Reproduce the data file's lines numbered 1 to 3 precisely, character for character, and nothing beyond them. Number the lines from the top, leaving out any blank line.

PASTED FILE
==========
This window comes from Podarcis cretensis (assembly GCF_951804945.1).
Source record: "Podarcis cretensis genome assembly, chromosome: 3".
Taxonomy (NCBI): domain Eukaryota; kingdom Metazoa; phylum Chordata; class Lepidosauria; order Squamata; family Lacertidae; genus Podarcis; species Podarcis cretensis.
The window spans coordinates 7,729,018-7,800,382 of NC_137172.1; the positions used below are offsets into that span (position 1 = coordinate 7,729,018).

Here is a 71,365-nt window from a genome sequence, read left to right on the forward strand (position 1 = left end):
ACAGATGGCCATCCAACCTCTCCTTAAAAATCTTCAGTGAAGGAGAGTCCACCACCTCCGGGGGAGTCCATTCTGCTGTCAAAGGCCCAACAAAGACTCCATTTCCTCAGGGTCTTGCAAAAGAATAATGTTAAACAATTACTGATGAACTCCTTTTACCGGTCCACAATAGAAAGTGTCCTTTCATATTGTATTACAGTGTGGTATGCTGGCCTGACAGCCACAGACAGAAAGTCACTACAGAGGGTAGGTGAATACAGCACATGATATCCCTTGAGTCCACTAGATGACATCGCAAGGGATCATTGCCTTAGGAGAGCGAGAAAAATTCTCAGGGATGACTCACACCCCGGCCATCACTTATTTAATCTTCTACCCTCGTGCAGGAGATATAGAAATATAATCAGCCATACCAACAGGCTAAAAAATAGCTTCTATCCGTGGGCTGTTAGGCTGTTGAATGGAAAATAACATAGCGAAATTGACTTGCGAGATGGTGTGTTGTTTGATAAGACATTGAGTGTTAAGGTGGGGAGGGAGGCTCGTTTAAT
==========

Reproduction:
This window comes from Podarcis cretensis (assembly GCF_951804945.1).
Source record: "Podarcis cretensis genome assembly, chromosome: 3".
Taxonomy (NCBI): domain Eukaryota; kingdom Metazoa; phylum Chordata; class Lepidosauria; order Squamata; family Lacertidae; genus Podarcis; species Podarcis cretensis.